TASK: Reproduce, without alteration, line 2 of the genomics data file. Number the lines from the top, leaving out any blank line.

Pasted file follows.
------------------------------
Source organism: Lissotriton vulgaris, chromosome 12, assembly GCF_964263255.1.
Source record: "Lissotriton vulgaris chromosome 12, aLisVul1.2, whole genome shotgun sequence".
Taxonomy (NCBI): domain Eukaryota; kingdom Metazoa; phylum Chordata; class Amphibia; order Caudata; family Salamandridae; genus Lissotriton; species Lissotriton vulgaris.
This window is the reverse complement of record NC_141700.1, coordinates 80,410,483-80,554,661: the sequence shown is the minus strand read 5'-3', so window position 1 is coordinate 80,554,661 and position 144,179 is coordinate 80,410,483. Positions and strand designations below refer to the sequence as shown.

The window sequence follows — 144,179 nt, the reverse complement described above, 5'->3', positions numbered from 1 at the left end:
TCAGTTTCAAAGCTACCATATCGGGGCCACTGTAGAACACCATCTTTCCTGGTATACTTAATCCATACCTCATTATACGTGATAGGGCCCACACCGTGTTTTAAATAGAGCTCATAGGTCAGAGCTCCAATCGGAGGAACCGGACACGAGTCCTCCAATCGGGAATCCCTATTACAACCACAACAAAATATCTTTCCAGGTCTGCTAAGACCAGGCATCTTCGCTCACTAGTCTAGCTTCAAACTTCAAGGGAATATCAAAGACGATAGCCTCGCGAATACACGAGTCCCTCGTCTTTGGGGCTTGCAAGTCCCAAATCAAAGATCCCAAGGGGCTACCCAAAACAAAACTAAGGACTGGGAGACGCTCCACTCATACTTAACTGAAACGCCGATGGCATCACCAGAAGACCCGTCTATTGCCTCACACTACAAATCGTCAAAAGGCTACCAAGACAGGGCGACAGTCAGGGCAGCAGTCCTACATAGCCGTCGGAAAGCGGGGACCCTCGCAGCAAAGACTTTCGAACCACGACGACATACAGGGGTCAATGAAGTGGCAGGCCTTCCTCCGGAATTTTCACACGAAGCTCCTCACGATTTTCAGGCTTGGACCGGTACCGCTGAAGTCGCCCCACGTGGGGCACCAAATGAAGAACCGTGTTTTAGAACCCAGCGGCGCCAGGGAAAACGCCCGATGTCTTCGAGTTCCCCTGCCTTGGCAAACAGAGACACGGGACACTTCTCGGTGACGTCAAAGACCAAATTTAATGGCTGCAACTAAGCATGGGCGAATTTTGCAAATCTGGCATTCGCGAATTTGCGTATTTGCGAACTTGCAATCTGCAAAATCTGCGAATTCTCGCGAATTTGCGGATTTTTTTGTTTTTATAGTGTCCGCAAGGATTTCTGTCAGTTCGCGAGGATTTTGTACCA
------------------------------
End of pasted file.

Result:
Source record: "Lissotriton vulgaris chromosome 12, aLisVul1.2, whole genome shotgun sequence".